ISTE NETS Creativity & Innovation Communication & Collaboration Research & Information Fluency Critical Thinking, Problem Solving & Decision Making Digital Citizenship Technology Operations & Concepts
Formative Assessment Good assessment starts with a clear purpose inFORMS instruction (teacher) inFORMS students – what they know and don’t know or how to do
Components of Formative Assessment Chappuis, Jan. (2005, Nov.) Helping Students Understand Assessment. Educational Leadership.
Students have clear picture of learning targets Photo by Michael Surran, http://www.flickr.com/photos/extraketchup/749312864/
Students received feedback Photo by Wonderlane: http://www.flickr.com/photos/wonderlane/37531816/
Students Engaged in Self-Assessment Bias, Gene. ocps010.jpg. . Pics4Learning. 14 Jan 2008 <http://pics.tech4learning.com>
Provide understanding of specific steps students can take to improve Bias, Gene. comp008.jpg. . Pics4Learning. 14 Jan 2008 <http://pics.tech4learning.com>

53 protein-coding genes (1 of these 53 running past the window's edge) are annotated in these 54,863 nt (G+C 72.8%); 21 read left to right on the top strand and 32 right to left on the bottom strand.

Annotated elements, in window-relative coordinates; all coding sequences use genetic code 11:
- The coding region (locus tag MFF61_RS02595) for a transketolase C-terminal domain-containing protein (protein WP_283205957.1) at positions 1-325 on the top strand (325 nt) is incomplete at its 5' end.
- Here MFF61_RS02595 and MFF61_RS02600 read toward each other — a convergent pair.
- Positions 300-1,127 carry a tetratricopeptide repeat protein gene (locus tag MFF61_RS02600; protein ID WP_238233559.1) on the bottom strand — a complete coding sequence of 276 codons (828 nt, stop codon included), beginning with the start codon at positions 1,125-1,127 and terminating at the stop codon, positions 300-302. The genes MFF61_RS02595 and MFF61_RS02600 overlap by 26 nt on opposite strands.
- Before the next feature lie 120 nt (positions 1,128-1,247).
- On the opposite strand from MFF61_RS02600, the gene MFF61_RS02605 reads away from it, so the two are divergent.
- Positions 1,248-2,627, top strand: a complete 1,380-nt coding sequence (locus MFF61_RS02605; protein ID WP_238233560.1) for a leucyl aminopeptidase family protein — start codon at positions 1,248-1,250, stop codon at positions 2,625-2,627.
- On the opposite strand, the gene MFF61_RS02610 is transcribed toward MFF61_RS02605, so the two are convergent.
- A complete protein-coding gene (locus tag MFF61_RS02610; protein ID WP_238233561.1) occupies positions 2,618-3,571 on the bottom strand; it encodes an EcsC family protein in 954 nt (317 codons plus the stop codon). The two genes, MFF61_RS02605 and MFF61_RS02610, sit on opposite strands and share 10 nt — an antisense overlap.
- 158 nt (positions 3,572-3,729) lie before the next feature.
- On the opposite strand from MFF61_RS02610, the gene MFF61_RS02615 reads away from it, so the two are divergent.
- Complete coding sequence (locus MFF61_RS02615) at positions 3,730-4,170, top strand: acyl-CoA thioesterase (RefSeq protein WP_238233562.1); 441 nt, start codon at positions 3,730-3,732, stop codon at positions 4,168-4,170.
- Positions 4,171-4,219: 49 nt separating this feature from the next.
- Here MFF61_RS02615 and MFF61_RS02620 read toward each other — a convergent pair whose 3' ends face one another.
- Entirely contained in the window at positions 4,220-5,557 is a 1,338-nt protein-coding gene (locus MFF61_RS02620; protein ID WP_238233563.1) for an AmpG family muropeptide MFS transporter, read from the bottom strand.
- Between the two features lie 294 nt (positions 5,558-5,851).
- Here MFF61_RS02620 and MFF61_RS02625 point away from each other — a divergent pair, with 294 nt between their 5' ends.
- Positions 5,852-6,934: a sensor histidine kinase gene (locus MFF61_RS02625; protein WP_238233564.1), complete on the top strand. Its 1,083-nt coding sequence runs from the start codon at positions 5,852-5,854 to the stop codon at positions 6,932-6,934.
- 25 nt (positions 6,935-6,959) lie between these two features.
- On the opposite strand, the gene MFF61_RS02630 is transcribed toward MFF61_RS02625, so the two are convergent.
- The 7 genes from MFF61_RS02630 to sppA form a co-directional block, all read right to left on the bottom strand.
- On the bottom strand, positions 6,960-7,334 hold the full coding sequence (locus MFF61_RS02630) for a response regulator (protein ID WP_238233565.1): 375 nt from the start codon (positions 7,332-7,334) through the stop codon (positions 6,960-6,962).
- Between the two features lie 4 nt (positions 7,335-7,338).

Strategies to Involve Students in Formative Assessment Provide a clear and understandable vision of target Use examples of strong & weak work Offer regular descriptive feedback Teach students to self-assess and set goals Design lessons to focus on one aspect of quality at a time Teach students focused revision Engage students in self-reflection Chappuis, Jan. (2005, Nov.) Helping Students Understand Assessment. Educational Leadership.
Formative Assessment:Examples Think-Pair-Share Activity Student Summarizes Information Interview students/conferencing Research journal Observation checklist Student checklist Concept Mapping Rubrics
21st Century Assessments Supports a balance of assessments Emphasizes useful feedback on student performance Requires a balance of formative and summative assessments that measure student mastery of 21st century skills Partnership for 21st Century Skills
Formative feedback is associated with more positive attitudes towards learning